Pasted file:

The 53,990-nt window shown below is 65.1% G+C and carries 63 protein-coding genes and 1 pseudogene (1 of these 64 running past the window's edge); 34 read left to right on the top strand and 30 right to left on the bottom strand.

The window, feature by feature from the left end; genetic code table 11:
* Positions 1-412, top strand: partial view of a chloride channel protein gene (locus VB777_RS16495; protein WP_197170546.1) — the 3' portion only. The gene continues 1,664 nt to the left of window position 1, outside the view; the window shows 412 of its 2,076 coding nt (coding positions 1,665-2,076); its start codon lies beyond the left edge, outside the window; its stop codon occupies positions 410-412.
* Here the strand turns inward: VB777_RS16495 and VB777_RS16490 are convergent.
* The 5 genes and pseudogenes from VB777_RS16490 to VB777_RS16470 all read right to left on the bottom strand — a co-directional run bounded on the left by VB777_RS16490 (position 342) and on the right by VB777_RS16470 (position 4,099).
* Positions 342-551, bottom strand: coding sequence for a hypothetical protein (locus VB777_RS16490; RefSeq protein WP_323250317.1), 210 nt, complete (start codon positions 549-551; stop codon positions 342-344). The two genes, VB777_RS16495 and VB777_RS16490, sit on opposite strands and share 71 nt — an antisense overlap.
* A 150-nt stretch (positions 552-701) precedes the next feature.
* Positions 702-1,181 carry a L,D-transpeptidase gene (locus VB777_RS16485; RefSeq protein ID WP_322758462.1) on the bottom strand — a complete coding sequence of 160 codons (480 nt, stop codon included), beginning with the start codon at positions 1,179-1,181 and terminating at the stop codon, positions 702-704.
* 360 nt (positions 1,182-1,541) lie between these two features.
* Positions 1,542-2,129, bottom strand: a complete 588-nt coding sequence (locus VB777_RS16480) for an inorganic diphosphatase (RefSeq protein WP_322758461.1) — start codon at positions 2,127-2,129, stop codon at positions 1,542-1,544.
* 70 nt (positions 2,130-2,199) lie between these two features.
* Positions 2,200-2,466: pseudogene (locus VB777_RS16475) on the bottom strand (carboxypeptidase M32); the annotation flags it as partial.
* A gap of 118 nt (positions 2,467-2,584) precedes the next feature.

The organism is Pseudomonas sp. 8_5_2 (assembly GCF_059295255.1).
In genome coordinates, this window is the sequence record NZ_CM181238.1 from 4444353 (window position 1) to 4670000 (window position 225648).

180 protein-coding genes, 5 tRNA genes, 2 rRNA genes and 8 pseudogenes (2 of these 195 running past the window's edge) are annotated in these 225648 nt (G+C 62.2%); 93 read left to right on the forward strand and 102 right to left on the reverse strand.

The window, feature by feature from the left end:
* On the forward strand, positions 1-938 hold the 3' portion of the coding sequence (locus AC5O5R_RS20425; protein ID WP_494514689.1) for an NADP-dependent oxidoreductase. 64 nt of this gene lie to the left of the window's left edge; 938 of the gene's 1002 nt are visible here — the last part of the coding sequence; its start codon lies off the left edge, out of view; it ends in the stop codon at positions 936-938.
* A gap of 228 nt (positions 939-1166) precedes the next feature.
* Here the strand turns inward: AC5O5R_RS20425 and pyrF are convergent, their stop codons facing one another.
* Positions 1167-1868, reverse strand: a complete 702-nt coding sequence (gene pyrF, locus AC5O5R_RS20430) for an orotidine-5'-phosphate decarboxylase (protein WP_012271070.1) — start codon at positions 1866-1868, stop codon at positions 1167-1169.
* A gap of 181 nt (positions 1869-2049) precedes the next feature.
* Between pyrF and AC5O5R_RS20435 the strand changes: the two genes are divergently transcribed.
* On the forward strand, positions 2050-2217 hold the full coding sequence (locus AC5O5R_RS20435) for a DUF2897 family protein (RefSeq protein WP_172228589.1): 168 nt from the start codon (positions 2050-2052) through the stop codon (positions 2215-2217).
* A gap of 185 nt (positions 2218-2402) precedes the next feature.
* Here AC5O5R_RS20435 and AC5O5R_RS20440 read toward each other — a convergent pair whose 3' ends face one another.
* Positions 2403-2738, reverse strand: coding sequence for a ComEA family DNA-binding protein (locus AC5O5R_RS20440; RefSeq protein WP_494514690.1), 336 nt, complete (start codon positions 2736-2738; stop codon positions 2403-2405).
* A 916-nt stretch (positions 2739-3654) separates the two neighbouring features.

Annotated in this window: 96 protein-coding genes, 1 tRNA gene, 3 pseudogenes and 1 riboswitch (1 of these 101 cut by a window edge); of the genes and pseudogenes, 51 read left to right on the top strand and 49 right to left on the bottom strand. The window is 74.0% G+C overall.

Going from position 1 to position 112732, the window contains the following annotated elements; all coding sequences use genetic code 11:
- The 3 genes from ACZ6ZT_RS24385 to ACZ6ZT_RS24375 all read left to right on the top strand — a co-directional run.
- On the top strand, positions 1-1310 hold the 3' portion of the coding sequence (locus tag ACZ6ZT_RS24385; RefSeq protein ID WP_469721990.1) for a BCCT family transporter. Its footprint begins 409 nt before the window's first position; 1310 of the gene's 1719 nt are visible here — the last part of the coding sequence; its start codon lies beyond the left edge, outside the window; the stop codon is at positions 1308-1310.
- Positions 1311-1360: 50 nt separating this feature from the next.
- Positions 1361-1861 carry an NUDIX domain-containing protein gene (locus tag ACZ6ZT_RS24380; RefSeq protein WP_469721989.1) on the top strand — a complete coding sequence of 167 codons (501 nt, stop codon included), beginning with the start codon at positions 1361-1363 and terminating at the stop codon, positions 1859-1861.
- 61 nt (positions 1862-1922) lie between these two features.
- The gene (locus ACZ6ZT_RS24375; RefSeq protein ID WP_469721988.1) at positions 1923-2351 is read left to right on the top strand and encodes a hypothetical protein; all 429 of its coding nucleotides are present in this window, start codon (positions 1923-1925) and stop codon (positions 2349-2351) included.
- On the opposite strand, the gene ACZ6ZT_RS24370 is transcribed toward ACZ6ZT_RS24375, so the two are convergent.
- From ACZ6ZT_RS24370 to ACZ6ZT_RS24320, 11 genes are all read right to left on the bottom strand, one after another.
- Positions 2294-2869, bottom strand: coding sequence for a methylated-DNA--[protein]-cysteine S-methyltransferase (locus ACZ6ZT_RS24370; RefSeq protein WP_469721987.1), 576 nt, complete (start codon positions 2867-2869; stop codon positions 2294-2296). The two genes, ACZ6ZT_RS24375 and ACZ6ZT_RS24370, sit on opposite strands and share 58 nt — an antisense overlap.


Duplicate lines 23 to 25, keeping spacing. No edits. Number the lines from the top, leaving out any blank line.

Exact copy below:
* Between pyrF and AC5O5R_RS20435 the strand changes: the two genes are divergently transcribed.
* On the forward strand, positions 2050-2217 hold the full coding sequence (locus AC5O5R_RS20435) for a DUF2897 family protein (RefSeq protein WP_172228589.1): 168 nt from the start codon (positions 2050-2052) through the stop codon (positions 2215-2217).
* A gap of 185 nt (positions 2218-2402) precedes the next feature.